: shall not be put out in the night. Her courage fails not, because she knows that the Sepulchre must yield up its Dead, and her Jesus will rise again to Life. St. Paul tells us that our religion is vain, unless we have faith in the mystery of our Saviour's Resurrection ;-where was this faith on the day after our Lord's Death? In one heart only,—and that was Mary's. As it was her chaste womb, that had held within it Him, whom heaven and eartb cannot contain,—so on this day, by her firm and unwavering faith, she resumes within her single self the whole Church. How sacred is this Saturday, which, notwithstanding all its sadness, is such a day of glory to the Mother of Jesus ! It is on this account that the Church has consecrated to Mary the Saturday of

every week.

But it is time to repair to the House of God. The Bells are still silent : our faith must speak to us, and make us eager to assist at the grand Mysteries, which the Liturgy is about to celebrate. Surely, the christian sentiment must be dead in them who can be willingly absent from their Church on such a morning as this. No, it cannot be, that we, who have followed the celebration of the Mysteries of our Religion thus far, can flag now, and lose the graces of this Morning's magnificent Service.

1 Prov. xxxi. 18.


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It was the practice of the Church, and one that had been handed down from the earliest Ages, that the Sacrifice of the Mass should not be offered up either yesterday or to-day. Yesterday, the anniversary of Jesus' Death, was exclusively devoted to the remembrance of the Mystery of Calvary, and a boly fear kept the Church from renewing that Sacrifice upon her Altars. For the same reason, she abstained to-day, also, from its celebration. The Burial of Christ is a sequel of bis Passion : and during these hours when his Body lay lifeless in the Tomb, it was fitting that the Sacrifice, wherein he is offered as the glorious and Risen Jesus, should be suspended. Even the Greek Church, which never fasts on the Saturdays of Lent, follows the practice of the Latin Church for this Saturday: she not only fasts, but she even omits the celebration of the Mass of the Presanctified.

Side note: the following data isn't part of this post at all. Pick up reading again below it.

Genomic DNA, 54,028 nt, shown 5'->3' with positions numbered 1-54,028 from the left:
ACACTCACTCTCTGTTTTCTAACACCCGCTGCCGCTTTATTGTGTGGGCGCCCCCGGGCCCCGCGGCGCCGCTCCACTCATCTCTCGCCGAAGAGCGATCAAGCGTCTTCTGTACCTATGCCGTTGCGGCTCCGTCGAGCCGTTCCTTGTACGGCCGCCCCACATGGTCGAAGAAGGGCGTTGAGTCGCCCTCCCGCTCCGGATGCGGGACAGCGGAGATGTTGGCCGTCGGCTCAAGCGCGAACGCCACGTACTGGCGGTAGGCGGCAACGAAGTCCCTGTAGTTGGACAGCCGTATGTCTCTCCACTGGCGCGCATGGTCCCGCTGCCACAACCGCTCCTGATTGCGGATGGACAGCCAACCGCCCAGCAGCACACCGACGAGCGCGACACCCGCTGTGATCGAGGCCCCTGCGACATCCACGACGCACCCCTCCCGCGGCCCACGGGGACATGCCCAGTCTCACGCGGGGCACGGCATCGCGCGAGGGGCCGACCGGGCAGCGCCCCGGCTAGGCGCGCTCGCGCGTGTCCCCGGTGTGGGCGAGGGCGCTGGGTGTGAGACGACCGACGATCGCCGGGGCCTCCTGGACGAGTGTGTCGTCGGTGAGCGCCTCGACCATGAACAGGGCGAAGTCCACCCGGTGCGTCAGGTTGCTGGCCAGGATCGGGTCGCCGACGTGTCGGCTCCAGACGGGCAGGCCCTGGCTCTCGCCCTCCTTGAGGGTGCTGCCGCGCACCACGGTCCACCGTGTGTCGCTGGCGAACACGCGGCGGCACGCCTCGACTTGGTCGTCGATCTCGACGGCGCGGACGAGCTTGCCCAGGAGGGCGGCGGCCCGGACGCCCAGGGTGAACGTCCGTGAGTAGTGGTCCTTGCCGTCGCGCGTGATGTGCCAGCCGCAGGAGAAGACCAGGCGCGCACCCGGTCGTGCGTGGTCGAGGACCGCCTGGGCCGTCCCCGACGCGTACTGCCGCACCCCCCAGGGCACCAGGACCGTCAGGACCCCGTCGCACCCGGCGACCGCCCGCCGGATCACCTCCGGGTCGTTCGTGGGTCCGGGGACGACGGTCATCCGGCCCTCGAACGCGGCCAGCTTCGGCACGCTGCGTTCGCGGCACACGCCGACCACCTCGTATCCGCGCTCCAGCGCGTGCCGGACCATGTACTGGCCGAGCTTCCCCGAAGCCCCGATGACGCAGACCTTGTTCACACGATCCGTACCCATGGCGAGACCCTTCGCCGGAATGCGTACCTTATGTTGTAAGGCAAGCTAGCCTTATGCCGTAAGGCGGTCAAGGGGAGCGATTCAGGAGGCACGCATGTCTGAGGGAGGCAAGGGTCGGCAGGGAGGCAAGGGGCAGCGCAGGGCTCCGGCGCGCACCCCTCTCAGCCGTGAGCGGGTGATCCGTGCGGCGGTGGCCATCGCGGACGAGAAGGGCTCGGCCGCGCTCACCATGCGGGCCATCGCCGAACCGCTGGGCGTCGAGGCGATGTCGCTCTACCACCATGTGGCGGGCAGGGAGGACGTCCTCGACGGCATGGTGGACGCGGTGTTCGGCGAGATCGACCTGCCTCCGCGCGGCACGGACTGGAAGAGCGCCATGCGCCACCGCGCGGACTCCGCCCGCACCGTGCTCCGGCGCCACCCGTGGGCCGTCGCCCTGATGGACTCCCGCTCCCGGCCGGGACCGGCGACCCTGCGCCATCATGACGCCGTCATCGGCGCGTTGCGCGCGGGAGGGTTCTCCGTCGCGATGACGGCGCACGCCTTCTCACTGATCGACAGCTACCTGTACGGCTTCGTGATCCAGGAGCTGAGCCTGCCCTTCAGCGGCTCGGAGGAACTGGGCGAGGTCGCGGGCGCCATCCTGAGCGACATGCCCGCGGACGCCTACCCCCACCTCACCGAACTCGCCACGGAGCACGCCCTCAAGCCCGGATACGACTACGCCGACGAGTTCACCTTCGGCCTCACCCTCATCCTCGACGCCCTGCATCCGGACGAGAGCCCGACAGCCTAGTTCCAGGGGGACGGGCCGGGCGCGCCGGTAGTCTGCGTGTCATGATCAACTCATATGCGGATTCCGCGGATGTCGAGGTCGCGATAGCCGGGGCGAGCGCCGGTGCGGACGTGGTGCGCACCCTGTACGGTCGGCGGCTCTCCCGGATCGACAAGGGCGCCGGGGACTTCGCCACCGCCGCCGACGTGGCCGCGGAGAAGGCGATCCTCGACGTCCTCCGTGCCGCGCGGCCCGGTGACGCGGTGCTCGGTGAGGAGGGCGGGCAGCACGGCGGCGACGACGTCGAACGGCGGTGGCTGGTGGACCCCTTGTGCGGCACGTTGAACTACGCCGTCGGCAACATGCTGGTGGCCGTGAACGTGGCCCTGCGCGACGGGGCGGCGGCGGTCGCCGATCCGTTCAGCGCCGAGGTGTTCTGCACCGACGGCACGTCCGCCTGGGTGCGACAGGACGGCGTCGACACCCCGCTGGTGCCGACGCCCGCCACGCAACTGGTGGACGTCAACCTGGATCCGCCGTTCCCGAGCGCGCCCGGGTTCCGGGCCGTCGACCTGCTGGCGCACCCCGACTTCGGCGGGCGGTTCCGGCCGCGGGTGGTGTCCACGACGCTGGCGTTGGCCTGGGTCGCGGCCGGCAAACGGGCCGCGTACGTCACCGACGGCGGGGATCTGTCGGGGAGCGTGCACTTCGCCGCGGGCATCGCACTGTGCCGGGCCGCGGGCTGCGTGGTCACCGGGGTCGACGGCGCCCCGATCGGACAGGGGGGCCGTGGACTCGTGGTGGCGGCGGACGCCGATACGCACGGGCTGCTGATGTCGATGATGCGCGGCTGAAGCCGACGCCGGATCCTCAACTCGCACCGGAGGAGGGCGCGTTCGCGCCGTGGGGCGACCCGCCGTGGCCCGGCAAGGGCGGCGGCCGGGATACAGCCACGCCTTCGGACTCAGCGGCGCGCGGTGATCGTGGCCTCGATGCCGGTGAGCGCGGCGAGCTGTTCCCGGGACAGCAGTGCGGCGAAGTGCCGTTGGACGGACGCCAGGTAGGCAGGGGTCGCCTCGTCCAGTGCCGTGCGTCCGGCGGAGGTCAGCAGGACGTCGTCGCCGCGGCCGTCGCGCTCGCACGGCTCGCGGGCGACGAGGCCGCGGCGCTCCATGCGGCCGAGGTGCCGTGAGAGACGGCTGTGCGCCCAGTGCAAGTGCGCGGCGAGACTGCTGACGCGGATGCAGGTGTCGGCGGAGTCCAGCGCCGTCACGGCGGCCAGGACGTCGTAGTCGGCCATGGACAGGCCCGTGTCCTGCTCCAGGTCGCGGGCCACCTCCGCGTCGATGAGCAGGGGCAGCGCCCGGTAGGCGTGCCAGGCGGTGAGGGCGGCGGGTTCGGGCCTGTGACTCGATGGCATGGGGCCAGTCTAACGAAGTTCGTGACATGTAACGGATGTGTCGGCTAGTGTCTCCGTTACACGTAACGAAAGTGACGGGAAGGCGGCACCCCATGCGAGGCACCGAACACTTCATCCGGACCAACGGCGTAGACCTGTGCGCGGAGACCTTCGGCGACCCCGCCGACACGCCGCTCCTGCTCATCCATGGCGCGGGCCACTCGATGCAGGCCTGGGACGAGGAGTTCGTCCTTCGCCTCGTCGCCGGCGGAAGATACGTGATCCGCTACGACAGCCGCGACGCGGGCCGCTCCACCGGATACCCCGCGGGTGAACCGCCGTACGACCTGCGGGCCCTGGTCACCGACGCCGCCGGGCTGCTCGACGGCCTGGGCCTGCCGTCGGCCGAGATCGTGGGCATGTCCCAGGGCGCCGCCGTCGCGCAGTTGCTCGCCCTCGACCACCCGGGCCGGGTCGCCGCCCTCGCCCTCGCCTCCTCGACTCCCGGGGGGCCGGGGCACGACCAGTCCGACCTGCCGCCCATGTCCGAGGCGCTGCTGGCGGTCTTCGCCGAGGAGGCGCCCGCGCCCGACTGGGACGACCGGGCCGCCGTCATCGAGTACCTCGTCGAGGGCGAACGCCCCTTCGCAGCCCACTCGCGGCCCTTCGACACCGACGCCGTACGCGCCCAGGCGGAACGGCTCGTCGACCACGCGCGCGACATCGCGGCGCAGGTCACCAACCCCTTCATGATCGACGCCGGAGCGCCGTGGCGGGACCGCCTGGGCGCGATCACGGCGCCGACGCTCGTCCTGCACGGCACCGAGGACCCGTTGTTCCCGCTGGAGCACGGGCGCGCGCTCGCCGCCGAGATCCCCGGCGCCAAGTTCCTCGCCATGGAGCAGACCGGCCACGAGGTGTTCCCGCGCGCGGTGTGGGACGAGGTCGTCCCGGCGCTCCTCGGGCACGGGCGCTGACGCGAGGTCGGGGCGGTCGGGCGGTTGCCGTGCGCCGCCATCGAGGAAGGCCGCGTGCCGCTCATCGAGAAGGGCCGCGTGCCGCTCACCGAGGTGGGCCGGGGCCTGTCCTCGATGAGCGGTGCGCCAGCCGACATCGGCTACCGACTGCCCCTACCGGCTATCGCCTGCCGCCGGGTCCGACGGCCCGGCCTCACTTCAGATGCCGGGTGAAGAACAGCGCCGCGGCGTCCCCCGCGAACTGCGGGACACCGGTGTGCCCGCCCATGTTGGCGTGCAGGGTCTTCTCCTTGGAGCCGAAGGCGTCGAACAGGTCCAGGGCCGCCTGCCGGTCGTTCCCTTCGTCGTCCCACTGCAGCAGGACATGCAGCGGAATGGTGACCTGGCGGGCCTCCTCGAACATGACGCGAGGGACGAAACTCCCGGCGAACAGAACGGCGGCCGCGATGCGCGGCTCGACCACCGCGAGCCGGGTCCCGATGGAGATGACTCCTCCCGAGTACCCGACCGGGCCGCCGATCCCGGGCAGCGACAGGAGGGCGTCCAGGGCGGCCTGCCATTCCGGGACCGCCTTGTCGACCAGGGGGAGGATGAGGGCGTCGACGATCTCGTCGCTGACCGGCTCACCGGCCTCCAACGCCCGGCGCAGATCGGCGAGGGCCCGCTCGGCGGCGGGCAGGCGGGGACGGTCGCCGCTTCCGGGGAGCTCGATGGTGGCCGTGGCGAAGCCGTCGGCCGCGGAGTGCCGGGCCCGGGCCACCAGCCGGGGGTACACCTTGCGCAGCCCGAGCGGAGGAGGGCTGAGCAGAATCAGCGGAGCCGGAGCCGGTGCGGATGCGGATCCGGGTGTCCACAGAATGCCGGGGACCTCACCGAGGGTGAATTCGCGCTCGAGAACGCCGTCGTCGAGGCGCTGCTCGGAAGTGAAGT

Such, we repeat, was the discipline of the Latin Church for nearly a thousand years : but about the 11th century, an important change began to be introduced with regard to the celebration of Mass on Holy Saturday. The Mass which, hitherto, had been celebrated during the Night preceding Easter Sunday,—then began to be anticipated, on the Saturday; but it was always considered as the Mass of the hour of our Lord's Resurrection, and not as the Mass of Holy Saturday. The relaxations, that had been introduced with regard to Fasting, were the occasion of this change in the Liturgy. In the first ages, the Faithful watched the whole night in the Church, awaiting the hour when our Lord rose triumphant from the Tomb. They also assisted at the solemn administration of Baptism to the Catechumens, which so sublimely expressed the passing from spiri